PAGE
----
21 Service-Centric End-to-End Abstractions in Next-Generation Networks Tilman Wolf Department of Electrical and Computer Engineering University of Massachusetts Amherst

22 Information vs. Data Current Internet considers data as unchangeable entity Information encoded on end-systems Network unaware of semantics End-systems want to transfer information Use of explicit information transfer semantics Network communicates and processes information in suitable way High-level semantics sufficient Streaming vs. random access Point-to-point vs. multipoint Interactive vs. canned Bandwidth-sensitive vs. delay-sensitive Requires network to do more than forward bits

23 Information Transfer and Data Services Processing of data not limited to end-systems anymore Data processing throughout the network Services: Reliability Privacy Congestion control Caching Security (e.g., firewall, IPS/IDS) Quality of service Multicast Payload transcoding

24 Services Services can be combined for end-to-end information transfer Example 1: Reliable and private communication Example 2: Web caching

25 Services Example 3: Content distribution and transcoding How can all this be implemented?

26 Service Platforms Network processors are specialized processing system for packet processing System-on-a-chip multiprocessor Optimized for networking workloads Typical configurations Tens to hundreds of processing engines Multiple memory interfaces, co-processors Commercially available Intel, AMCC, Freescale, Hifn, etc. Multiple data path processors Memory I/O Control processor

27 Service Specification Abstraction for services along connection Similar to UNIX pipe concept Example 1: transfer between nodes {N1 > N2} Example 2: reliable transfer between nodes {N1 | TCP_TX > N2 | TCP_RX} Example 3: transcoding at arbitrary intermediate node {N1 | TCP_TX > * | TXP_RX | TRANSCODE | TCP_TX > N2 | TCP_RX} Leads to placement problem Assignment of processing tasks to underlying infrastructure

28 Service Placement Mapping problem appears on all layers of system End-to-end Routers Port processors

29 Service Placement Layered graph approach Single metric for communication and computation Source of connection Extra layer with vertical processing steps Destination of connection

30 Service Placement Ramdomized mapping approach: Random placement Fast analytics evaluation Repeat Performance Incrementally better results

31 Summary and Next Steps Abstraction based on information and data services Network can provide best setup for end-to-end communication Requires processing capabilities throughout the network Tackle implementation issues Service specification Service placement Prototype demonstration

32 Questions If services are (partially) provided in the network, what is the appropriate "cut" between what is done in the network and what is done at the host? Does one cut fit all? Is the web browser the "last application"? That is, every future service will have its host implementation as a browser plugin? How should services be accessed? Should the end-system application choose or should the network enforce service use? How much should the network know about data semantics?

33 Questions (cont.) Should all services be visible to end-systems? Should all data modifications be reported to end- systems? Should communication between services be allowed? How should service state be handled? What services are necessary at the edges of networks with different operating principles (e.g., Internet to/from sensor net)

34 Trust and Naming

35 Questions Should the Internet provide "trust"? Should we have source/identity validation? If application creators (apparently) want source/identity validation, why not provide it? Is a better tradeoff between trust/flexibility achievable? How? What should we use to identify end-system processes, users, etc.? How should we maintain identity mapping under mobility? Should the network understand the semantics of a data exchange?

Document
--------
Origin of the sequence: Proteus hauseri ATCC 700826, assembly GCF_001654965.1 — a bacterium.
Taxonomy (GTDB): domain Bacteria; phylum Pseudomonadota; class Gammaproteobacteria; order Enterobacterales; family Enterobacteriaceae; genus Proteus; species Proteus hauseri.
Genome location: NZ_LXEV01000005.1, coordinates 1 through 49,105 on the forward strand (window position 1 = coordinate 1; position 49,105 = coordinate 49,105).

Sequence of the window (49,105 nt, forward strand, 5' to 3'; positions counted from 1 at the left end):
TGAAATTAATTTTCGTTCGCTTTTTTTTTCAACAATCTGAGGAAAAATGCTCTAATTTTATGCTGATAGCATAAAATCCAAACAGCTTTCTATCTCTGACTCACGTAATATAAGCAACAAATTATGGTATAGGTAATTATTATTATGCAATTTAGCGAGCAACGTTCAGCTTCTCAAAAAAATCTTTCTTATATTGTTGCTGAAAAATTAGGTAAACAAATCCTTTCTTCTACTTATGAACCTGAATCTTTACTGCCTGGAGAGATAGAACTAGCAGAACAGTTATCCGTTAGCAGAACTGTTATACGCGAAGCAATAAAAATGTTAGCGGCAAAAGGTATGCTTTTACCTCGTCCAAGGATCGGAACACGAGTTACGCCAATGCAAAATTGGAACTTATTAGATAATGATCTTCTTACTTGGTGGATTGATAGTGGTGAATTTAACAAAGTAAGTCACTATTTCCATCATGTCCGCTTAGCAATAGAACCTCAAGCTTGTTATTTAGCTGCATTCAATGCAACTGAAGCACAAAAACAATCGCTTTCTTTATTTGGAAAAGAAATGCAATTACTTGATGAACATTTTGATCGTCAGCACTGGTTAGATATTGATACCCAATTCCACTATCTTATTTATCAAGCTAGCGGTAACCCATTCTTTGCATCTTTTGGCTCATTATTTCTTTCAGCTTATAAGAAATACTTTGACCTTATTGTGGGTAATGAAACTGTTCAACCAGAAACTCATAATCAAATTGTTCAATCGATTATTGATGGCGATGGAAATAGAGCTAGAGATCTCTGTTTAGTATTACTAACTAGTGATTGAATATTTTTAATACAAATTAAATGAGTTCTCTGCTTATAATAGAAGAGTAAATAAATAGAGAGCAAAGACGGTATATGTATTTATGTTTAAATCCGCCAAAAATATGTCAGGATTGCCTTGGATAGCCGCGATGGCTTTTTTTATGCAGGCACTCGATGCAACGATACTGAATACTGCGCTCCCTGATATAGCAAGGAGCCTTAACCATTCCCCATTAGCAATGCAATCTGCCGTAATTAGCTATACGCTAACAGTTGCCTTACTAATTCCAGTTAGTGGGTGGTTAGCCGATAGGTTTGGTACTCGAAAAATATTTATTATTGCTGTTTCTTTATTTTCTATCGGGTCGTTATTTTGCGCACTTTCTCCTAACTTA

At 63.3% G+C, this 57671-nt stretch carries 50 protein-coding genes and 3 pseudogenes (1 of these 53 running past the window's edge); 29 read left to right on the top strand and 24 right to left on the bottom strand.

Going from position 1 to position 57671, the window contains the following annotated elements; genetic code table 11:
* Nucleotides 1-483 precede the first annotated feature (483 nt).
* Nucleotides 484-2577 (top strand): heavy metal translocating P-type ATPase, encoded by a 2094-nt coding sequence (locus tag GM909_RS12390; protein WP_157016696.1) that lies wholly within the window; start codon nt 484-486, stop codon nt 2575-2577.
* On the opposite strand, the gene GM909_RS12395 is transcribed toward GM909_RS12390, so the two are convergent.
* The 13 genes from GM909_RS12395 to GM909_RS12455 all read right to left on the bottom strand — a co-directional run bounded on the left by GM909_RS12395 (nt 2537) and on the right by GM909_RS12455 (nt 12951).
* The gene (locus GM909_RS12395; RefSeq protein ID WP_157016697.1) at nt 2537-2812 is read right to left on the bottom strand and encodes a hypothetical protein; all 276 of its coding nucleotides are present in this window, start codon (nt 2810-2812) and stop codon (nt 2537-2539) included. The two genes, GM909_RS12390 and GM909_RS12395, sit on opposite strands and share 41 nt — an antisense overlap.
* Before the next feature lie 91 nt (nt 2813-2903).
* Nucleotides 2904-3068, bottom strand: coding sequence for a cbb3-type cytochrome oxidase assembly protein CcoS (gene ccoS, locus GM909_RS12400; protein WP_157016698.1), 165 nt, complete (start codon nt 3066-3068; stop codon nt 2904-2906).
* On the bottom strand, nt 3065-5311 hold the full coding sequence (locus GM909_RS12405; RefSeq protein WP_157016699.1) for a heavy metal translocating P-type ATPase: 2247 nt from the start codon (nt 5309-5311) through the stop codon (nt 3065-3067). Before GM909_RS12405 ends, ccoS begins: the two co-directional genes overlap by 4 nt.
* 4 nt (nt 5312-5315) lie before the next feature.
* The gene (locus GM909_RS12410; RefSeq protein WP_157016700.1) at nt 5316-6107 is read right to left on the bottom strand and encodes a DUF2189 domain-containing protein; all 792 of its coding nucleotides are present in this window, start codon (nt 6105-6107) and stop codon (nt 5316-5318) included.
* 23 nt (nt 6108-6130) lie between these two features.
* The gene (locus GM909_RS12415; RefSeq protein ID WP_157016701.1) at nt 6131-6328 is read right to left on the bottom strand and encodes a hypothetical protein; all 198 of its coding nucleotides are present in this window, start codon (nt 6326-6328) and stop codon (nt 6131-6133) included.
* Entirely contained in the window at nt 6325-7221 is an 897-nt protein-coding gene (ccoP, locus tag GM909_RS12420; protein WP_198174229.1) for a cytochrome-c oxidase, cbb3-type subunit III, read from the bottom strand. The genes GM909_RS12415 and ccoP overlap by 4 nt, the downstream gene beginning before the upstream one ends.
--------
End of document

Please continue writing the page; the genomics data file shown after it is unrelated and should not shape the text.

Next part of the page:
36 End-Middle-End Architectures Paul Francis Cornell University

37 Most basic function in the Internet: Send a packet from an app on one host to an app on another host Often doesnt work… Sometimes an unwanted connection can be made Often a wanted connection cannot be made

38 What is the problem? IPv6 folks think (thought?) the problem is NATs But firewalls often err Port number only meaningful at the endhost Addresses change Shouldnt access control be done at the hosts? Argument of IPv6ers and E2E purists

39 We still need firewalls DoS Privacy of endhost IP address gives away private information Study of 100K mobile dyndns users Reality of infrastructure evolution Sometimes its just easier to put a box in the middle

40 Other reasons to put stuff in the middle Proximity (web caches) Benefits of scale (spam filtering) Centralized control Ease of deployment

41 End-Middle-End architecture Need an architecture that allows all stakeholders in a connection to: Know what is going on Assert their policies Access control policies Steering policies Security policies Transport policies

42 Do we need a blank slate? Maybe But lots of progress can be made on the existing infrastructure Formed EME IRTF Research group Initiated by Francis and Handley Chaired by Tilman Wolf Early stages

43 EME requirements Authentication, access control, and privacy Name-based Middlebox discovery and control Steering through middleboxes Anycast, multicast Mobility, multihoming Multi-party negotiation Performance Incremental deployability

44 EME Architecture Demote 5-tuple connection Ephemeral Use name-based signaling to manage connections Make this name-based approach part of the common sockets API

45 Slightly more detail Two types of signaling Off-path Used when IP address(es) not known Or to obtain (optional) credentials SIP is a good model On-path Used when IP address(es) known and have credentials Get through firewalls Steer connections

46 Questions Should the Internet provide "trust"? Should we have source/identity validation? If application creators (apparently) want source/identity validation, why not provide it? Is a better tradeoff between trust/flexibility achievable? How? What should we use to identify end-system processes, users, etc.? How should we maintain identity mapping under mobility? Should the network understand the semantics of a data exchange?